What information consumes is rather obvious: it consumes the attention of its recipients. Hence a wealth of information creates a poverty of attention, and a need to allocate that attention efficiently among the overabundance of information sources that might consume it.
Human knowledge has been changing from the word go and people in certain respects behave more rationally than they did when they didn't have it. They spend less time doing rain dances and more time seeding clouds.
There are no morals about technology at all. Technology expands our ways of thinking about things, expands our ways of doing things. If we're bad people we use technology for bad purposes and if we're good people we use it for good purposes.
Engineering, medicine, business, architecture and painting are concerned not with the necessary but with the contingent - not with how things are but with how they might be - in short, with design.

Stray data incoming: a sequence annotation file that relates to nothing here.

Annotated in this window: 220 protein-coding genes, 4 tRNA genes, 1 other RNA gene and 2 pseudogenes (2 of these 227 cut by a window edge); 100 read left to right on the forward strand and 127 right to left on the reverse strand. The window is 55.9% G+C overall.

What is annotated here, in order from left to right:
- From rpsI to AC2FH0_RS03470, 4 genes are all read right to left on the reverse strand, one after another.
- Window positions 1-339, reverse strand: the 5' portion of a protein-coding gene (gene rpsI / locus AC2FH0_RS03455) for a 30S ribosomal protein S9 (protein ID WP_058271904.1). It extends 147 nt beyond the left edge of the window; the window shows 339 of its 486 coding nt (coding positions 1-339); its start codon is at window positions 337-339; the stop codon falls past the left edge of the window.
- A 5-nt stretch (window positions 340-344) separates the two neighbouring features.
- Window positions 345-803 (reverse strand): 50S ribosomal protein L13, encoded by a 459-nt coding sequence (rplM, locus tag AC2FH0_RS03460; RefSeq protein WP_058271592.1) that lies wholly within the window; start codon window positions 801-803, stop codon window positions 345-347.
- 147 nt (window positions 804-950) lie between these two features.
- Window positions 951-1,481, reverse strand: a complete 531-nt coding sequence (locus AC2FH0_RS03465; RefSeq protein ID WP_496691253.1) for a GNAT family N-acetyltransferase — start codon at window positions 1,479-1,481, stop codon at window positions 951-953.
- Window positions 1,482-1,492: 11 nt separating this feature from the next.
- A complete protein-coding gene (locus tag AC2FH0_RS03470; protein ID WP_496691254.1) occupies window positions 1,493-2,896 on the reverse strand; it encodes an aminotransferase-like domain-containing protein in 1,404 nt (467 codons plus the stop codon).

The social sciences, I thought, needed the same kind of rigor and the same mathematical underpinnings that had made the 'hard' sciences so brilliantly successful.
The engineer, and more generally the designer, is concerned with how things ought to be - how they ought to be in order to attain goals, and to function.
Human beings, viewed as behaving systems, are quite simple. The apparent complexity of our behavior over time is largely a reflection of the complexity of the environment in which we find ourselves.
Most of us really aren't horribly unique. There are 6 billion of us. Put 'em all in one room and very few would stand out as individuals. So maybe we ought to think of worth in terms of our ability to get along as a part of nature, rather than being the lords over nature.
Technology may create a condition, but the questions are what do we do about ourselves. We better understand ourselves pretty clearly and we better find ways to like ourselves.